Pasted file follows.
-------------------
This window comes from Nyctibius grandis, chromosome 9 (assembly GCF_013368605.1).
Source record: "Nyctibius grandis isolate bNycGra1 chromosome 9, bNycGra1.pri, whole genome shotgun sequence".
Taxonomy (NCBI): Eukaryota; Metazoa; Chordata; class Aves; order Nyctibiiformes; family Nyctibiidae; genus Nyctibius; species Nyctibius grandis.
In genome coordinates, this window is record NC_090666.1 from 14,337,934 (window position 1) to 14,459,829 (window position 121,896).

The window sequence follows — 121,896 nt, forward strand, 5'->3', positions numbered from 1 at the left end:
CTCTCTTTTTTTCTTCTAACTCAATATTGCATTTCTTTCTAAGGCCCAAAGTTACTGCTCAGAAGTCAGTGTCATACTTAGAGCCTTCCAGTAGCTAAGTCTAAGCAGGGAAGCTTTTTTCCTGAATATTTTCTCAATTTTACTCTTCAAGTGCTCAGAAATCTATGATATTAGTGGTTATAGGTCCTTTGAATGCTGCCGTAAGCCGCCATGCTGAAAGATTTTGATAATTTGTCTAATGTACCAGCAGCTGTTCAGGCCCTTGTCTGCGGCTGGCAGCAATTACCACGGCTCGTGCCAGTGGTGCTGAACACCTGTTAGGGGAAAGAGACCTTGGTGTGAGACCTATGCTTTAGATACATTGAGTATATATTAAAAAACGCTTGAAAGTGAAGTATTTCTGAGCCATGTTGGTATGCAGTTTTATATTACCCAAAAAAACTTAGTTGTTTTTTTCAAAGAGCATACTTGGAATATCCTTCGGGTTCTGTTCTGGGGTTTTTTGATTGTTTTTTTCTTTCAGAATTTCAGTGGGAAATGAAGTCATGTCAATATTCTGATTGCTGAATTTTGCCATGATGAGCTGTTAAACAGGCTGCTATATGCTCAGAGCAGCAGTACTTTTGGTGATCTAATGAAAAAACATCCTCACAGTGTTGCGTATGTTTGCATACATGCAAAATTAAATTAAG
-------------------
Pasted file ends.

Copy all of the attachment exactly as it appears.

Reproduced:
This window comes from Nyctibius grandis, chromosome 9 (assembly GCF_013368605.1).
Source record: "Nyctibius grandis isolate bNycGra1 chromosome 9, bNycGra1.pri, whole genome shotgun sequence".
Taxonomy (NCBI): Eukaryota; Metazoa; Chordata; class Aves; order Nyctibiiformes; family Nyctibiidae; genus Nyctibius; species Nyctibius grandis.
In genome coordinates, this window is record NC_090666.1 from 14,337,934 (window position 1) to 14,459,829 (window position 121,896).

The window sequence follows — 121,896 nt, forward strand, 5'->3', positions numbered from 1 at the left end:
CTCTCTTTTTTTCTTCTAACTCAATATTGCATTTCTTTCTAAGGCCCAAAGTTACTGCTCAGAAGTCAGTGTCATACTTAGAGCCTTCCAGTAGCTAAGTCTAAGCAGGGAAGCTTTTTTCCTGAATATTTTCTCAATTTTACTCTTCAAGTGCTCAGAAATCTATGATATTAGTGGTTATAGGTCCTTTGAATGCTGCCGTAAGCCGCCATGCTGAAAGATTTTGATAATTTGTCTAATGTACCAGCAGCTGTTCAGGCCCTTGTCTGCGGCTGGCAGCAATTACCACGGCTCGTGCCAGTGGTGCTGAACACCTGTTAGGGGAAAGAGACCTTGGTGTGAGACCTATGCTTTAGATACATTGAGTATATATTAAAAAACGCTTGAAAGTGAAGTATTTCTGAGCCATGTTGGTATGCAGTTTTATATTACCCAAAAAAACTTAGTTGTTTTTTTCAAAGAGCATACTTGGAATATCCTTCGGGTTCTGTTCTGGGGTTTTTTGATTGTTTTTTTCTTTCAGAATTTCAGTGGGAAATGAAGTCATGTCAATATTCTGATTGCTGAATTTTGCCATGATGAGCTGTTAAACAGGCTGCTATATGCTCAGAGCAGCAGTACTTTTGGTGATCTAATGAAAAAACATCCTCACAGTGTTGCGTATGTTTGCATACATGCAAAATTAAATTAAG